May 1st is the 135th running of the Kentucky Derby in Louisville, Kentucky, known around the globe as "the most exciting two minutes in sports." For my money, it's also a treasure chest of inspiration for social studies and other interesting class discussions.
With one or two degrees of separation, you can pivot off the Derby to discuss with your students everything from Abraham Lincoln's love life (legend has it that when his future wife temporarily dumped him, his best friend brought him to Louisville, Kentucky to seek new prospects) to a savory Kentucky culinary concoction known as "burgoo."
For instance, the Derby, while one of the oldest consecutively running sports events in history, is a relatively recent incarnation of the enduring human passion for riding fast horses in competition. It all began more than six thousand years ago when the prehistoric nomadic tribesmen of Central Asia first domesticated the horse about 4500 BC. To check out the connective tissue attaching today's Run for the Roses and those early contests on the steppes of Eurasia, try this link.
Or perhaps you want to explore more recent roots of the famous Louisville race. Get started with how British colonists, back in the 1600's, began breeding and racing descendants of the speedy Arab stallions English armies brought back from the Crusades centuries earlier. Today we call them thoroughbreds.
The Derby also offers a trove of historical Kentucky connections. It was founded by Col. Meriwether Lewis Clark, Jr., the grandson of William Clark of the famous Lewis and Clark expedition. In fact, the city of Louisville, itself, was founded in 1778 by William Clark's brother George Rogers Clark, famed brigadier general of the American revolution and uncle of the Derby founder.
The first Run for the Roses was on May 17, 1875. Ten thousand people watched a field of 15 three-year-old horses dash a mile and a half. Of the 15 jockeys competing, only one was Caucasian, and most were former slaves. The victorious jockey, Oliver Lewis, rode the winning horse, Aristides, who was trained by an ex-slave and future Hall of Fame trainer, Ansel Williamson. Williamson, himself, was once owned by the same man who owned his winning horse. The Derby and other races of the time provided an important opportunity for some former slaves to move on from their bondage, and in retrospect created an unusual lens on the social transitions of the time.
The ghosts of the Civil War long hovered over the Derby where in the early years former slave owners and Confederates not only dominated the crowd but the politics of Louisville, itself. Kentucky had remained loyal to the Union in the war, though many men went off to join the Confederate army. The state did not abolish slavery until after the conflict. The joke of the time was that while the Confederates could not seize Louisville in war, they had no trouble taking over after the South surrendered, and they returned to fill all the posts in City Hall.
Just one year after the first Derby, Louisville became home to another historic sporting entity -- the Louisville Grays, one of the first teams to be installed in major league baseball's National League. And while the Grays didn't last long as a team, the tool of their trade, the bat known as the Louisville Slugger, is now an icon of the sport. The Louisville-based company, which manufactures the bats, Hillerich & Bradsby, produces two of every three wooden bats in use in the world today.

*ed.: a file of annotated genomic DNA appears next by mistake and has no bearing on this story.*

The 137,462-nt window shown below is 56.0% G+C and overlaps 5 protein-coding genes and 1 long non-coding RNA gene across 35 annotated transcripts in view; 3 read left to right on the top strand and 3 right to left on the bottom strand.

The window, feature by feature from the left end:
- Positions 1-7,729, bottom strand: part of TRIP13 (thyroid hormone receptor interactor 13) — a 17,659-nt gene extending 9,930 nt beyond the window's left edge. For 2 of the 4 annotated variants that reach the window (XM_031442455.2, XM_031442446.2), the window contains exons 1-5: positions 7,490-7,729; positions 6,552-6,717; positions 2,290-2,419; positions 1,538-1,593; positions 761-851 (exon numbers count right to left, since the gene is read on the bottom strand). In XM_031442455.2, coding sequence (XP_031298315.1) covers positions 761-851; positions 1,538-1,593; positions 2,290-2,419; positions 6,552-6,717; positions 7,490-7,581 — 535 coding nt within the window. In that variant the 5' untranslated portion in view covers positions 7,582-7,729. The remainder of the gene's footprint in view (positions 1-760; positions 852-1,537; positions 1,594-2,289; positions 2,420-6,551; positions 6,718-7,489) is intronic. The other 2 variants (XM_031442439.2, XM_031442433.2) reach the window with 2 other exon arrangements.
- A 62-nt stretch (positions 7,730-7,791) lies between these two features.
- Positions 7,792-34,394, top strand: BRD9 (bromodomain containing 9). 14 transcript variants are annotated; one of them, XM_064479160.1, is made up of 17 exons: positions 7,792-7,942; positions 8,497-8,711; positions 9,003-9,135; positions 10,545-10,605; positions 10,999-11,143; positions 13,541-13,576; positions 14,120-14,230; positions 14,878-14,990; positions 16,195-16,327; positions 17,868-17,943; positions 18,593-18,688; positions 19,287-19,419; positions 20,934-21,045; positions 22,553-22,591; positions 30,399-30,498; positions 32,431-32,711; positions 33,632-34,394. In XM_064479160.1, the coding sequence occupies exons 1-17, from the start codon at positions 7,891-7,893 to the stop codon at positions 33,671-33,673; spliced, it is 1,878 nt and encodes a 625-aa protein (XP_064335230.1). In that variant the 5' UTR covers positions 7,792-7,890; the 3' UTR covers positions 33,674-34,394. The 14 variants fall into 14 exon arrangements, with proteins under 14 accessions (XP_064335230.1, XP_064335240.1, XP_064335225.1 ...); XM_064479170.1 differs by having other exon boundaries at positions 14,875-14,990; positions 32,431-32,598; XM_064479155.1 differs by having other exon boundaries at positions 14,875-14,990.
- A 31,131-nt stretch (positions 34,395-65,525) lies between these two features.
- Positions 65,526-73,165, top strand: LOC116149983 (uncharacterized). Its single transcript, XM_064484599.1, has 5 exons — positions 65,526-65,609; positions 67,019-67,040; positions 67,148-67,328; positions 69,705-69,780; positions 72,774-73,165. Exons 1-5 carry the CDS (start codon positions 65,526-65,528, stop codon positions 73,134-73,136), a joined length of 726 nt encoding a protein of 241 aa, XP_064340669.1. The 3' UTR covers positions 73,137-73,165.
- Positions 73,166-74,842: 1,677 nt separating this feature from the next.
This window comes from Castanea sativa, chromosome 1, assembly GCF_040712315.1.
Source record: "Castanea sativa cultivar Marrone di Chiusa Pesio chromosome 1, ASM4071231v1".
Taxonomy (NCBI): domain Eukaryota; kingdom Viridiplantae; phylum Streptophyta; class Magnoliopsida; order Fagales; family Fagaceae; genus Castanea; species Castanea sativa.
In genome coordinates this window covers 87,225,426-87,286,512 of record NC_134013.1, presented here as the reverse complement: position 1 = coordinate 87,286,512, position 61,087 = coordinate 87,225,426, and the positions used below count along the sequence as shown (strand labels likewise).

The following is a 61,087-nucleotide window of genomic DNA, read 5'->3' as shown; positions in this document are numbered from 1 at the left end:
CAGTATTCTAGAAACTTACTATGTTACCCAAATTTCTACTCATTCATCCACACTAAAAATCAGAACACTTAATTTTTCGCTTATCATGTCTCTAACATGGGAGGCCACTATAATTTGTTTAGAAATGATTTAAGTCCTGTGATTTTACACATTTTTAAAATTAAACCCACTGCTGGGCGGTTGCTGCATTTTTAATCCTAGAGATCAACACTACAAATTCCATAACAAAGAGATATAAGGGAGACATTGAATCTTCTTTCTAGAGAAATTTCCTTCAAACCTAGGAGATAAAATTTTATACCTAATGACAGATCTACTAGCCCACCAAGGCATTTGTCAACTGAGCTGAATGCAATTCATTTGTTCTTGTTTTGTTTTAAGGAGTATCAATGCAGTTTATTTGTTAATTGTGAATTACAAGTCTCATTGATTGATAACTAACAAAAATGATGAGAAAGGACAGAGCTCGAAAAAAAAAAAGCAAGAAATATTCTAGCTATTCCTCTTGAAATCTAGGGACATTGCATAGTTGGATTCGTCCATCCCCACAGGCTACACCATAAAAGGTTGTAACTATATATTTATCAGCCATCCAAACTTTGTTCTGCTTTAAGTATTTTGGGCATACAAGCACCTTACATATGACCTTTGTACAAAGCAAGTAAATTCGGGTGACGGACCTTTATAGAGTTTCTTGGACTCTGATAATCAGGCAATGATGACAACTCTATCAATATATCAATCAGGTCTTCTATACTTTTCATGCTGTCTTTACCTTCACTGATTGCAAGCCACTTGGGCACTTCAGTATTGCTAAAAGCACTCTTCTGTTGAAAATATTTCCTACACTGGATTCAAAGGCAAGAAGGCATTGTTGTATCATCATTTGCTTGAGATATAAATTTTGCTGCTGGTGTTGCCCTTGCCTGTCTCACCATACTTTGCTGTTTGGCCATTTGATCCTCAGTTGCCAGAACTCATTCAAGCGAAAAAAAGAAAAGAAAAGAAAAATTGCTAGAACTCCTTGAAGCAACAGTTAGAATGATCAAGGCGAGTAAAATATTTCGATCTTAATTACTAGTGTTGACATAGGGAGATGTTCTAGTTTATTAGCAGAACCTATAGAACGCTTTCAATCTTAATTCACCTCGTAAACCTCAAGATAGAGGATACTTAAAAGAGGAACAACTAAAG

Getting back to Derby delights, one of its most revered traditions is the mint julep, a bourbon, mint, and sugary syrup cocktail often served in a silver cup. While perhaps not an appropriate focus for classroom discussion, every hard-working educator owes him or herself at least a sip one day, just to savor this delicious Kentucky treat. Bourbon whisky, after all, is one of America original commodities, and has brought fame and notoriety to Kentucky from around the globe.
Or, if you would rather a less intoxicating but equally tasty treat, try burgoo, best described as Kentucky's answer to chile con carne, though very different in taste. It's a meat-based stew that has sated locals for years. Original versions included squirrel, venison, and opossum. Today those recipes have given way to pork, chicken and lamb.
And, of course, no Derby comes and goes without the frequent performances of it unofficial anthem, songwriter Stephen Foster's classic creation, "My Old Kentucky Home." Foster was one of America's original and most brilliant popular composers. His tunes, which often called for white performers to appear in "black face," are rife with the racial incongruities and insensitivities of their day. And yet they remain some of the richest and catchiest songs in America's rich musical heritage. An interesting ironic Foster note: he never set foot in Kentucky or almost anywhere else in the South. He was from Pittsburgh.
One famous American who had both feet firmly planted on the streets of Louisville is Muhammad Ali, formerly known as Cassius Clay, perhaps the best known boxer of all time. In 2006, Ali, long known for his outspoken views on white racism and his much publicized Muslim faith, served as grand marshal of the Kentucky Derby Festival's Pegasus Parade, and received a hero's reception.
So, there is practically no end to the classroom connections you can make on the wings of America's most famous horse race. And just in case you're interested, here is a review of this year's field of colts and fillys. Favorites look to be Eskendereya, Lookin at Lucky, Sidney's Candy, Ice Box, and American Lion. Enjoy the race and all the places it can transport you and your students.